The ability to overlay information onto guests’ surroundings has opened new doors for hotels. AR can be used to take guests on a tour of the hotel, showcase the property’s amenities and share information about the area. The wall of each room at Hub by Premier Inn in the U.K. includes an AR map of the local area. When guests point a smartphone at the map, they can learn about local attractions and get recommendations for the best things to do and see.
Artificial intelligence (AI)
Repetitive tasks that can be automated through kiosks and robots give restaurants the freedom to focus on customer experience. Before adding any type of autonomous tech, restaurants should take into consideration two things: First, the customer experience, designing services and processes around the needs and expectations of today’s customers, and second, how workforce and workflow will change and plan accordingly.
Technology at the Table
The dine-in experience is being transformed with technology at the table. When it comes to tableside ordering and payment technologies, 14% and 10% of restaurants offer them and 21% and 30% plan to add them, respectively, according to HT’s 2019 Customer Engagement Technology Study.
Applebee’s began using self-ordering solutions at the table in 2014. And for several years, the fast-casual chain has used the PrestoPrime EMV tabletop device, which lets customers self-order and pay at the table with EMV and mobile payment technologies.
According to research conducted by Cornell University and Presto, 75% of guests that used the Presto System said it improved their dining experience and 81% of guests said the Presto System increased their likelihood to return to the restaurant.
“We’ve been on the forefront of using technology,” says Scott Gladstone, vice president of strategy, off-premise and development at Applebee’s. “We continue to find ways to add tech into our guest experience. It continues to evolve.”
The worst part of going out, for any customer, is a long wait time. Modern technology and the rise of off-premise dining have given customers an unprecedented number of options in when, where and how they enjoy their food. Restaurant operators need to keep up! An automated solution, like a kitchen display system (KDS) that’s fully integrated with all the devices, will reduce these long waits. They implement software features like meal pacing and order tracking which ensures food is coursed for delivery (to table or off-premise) at the proper time. Furthermore, solutions that utilize real-time smart data (i.e., the actual activity in your restaurant) to generate customer quote times will keep your off-premise and in-store customer traffic perfectly blended, so one doesn’t crowd out the other.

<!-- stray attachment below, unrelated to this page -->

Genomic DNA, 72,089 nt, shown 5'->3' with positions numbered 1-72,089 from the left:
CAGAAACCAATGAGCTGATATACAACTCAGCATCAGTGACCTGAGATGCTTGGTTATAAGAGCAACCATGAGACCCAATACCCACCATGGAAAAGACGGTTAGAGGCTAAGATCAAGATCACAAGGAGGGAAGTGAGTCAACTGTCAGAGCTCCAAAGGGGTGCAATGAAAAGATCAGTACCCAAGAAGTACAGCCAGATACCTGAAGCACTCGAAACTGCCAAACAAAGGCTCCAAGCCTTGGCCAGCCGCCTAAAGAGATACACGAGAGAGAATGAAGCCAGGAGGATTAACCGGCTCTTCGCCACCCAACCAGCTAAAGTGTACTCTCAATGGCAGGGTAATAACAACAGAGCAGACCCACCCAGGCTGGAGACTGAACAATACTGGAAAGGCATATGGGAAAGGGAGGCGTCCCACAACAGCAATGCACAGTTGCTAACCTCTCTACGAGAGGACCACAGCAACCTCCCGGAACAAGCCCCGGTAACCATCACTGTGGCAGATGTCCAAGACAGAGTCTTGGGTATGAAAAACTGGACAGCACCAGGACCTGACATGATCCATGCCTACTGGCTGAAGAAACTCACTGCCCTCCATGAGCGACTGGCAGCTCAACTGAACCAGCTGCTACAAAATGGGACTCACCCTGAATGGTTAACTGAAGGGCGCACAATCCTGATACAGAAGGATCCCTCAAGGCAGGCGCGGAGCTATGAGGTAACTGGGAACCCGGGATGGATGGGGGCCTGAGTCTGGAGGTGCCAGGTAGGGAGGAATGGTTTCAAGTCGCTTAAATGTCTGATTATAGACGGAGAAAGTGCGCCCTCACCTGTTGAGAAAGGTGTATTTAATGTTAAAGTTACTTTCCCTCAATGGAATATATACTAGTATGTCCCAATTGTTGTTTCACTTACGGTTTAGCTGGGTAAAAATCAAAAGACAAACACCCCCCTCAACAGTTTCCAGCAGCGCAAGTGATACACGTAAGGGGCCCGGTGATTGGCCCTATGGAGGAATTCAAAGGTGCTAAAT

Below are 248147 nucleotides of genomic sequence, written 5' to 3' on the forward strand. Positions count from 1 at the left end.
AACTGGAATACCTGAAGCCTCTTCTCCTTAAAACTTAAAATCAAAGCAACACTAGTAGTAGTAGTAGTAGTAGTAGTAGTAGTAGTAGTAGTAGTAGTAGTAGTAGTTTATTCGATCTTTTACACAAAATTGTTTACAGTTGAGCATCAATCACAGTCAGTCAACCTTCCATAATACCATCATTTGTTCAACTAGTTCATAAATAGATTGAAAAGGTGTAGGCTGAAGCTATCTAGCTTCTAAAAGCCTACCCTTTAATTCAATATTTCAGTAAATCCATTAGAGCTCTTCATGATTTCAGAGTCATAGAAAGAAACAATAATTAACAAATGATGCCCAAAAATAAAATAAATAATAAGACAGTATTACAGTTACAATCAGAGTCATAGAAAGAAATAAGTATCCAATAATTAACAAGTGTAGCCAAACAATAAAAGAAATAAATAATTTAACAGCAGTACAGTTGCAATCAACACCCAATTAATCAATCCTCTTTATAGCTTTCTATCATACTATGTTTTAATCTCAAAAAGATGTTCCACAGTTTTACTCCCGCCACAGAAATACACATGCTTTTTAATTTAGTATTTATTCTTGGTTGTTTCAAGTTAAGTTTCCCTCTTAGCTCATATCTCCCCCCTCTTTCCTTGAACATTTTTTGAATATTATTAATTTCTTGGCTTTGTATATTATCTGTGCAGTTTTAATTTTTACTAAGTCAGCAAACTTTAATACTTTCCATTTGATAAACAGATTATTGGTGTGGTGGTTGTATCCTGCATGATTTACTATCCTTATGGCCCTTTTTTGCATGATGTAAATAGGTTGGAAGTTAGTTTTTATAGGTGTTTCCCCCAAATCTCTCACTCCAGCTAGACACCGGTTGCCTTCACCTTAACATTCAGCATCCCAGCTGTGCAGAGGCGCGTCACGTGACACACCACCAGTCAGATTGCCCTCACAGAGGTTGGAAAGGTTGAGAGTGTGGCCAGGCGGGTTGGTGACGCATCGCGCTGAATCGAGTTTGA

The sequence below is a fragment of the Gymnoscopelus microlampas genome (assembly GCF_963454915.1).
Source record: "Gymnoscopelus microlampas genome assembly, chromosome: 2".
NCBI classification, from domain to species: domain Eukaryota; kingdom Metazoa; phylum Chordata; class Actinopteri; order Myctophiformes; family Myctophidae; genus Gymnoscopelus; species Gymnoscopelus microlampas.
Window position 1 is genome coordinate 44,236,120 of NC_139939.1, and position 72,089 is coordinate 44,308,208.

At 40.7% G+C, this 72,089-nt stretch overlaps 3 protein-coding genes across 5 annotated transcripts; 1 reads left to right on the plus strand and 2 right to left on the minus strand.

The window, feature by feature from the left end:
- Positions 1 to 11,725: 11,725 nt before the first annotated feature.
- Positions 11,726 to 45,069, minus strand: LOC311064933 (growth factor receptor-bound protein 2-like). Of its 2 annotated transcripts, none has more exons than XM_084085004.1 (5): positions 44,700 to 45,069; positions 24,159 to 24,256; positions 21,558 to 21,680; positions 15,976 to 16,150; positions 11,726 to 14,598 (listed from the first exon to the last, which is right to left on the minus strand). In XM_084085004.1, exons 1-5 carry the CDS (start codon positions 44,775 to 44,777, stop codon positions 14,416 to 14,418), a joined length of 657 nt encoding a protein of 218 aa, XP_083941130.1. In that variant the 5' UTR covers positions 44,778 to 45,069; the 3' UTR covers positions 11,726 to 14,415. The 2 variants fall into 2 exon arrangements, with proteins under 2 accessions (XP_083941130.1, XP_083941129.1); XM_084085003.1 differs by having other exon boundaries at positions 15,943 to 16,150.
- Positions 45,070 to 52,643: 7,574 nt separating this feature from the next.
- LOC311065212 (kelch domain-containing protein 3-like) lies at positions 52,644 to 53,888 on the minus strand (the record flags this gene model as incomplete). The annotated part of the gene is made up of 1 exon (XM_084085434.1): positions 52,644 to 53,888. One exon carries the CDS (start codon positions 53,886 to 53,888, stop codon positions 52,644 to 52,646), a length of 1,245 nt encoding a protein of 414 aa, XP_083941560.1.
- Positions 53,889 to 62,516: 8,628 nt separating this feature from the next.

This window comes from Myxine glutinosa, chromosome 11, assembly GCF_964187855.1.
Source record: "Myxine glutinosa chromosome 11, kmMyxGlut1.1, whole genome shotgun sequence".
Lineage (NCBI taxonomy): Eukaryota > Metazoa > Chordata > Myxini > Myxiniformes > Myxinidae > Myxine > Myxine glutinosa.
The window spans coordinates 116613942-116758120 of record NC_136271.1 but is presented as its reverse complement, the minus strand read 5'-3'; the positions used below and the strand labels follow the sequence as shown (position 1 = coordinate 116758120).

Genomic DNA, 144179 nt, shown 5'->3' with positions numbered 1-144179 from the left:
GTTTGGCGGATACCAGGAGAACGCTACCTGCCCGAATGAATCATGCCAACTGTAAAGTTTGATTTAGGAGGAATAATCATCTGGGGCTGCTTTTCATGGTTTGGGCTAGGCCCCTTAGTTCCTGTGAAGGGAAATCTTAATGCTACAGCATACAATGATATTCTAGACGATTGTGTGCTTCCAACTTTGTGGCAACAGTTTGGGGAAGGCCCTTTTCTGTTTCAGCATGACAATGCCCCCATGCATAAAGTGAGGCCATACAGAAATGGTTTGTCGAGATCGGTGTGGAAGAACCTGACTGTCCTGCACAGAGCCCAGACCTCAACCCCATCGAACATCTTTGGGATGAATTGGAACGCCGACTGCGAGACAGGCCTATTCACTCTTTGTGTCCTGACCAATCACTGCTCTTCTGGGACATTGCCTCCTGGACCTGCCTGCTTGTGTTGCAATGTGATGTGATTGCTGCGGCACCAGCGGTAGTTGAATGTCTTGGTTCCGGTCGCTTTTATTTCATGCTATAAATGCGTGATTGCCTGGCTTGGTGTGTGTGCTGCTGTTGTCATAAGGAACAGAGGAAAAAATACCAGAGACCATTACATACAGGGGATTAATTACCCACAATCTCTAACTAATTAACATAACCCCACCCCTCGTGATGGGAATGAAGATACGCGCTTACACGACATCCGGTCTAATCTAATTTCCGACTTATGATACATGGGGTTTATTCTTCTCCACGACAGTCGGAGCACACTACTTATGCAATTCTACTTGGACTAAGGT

With 60% of US diners ordering takeout or delivery at least once a week and 31% using online ordering or a mobile app, it’s no wonder that ghost kitchens have continued to pop up. Ghost kitchens—also known as dark kitchens, virtual kitchens, cloud kitchens, or headless restaurants—don’t have a storefront or seating for dine-in customers or takeout orders. They simply exist to fulfill online orders for delivery through a third-party service, and sometimes a single ghost kitchen can contain multiple “restaurants” in one. Additionally, a brick-and-mortar operation could run a second concept as a ghost restaurant out of their existing kitchen space.
We already use our fingerprints and faces to unlock our phones, why not use them for payments as well? While this is another restaurant technology trend that has a way to go, especially due to security concerns, it is already being tested in certain venues, like at Safeco Field in Seattle.
But payments processing isn’t the only place biometrics will come into play in the restaurant industry; there are a number of BOH and restaurant management applications for it as well. Biometrics technology can be used for having employees clock in (preventing others from clocking in for them ahead of time), controlling who has access to computers or cash registers, and more.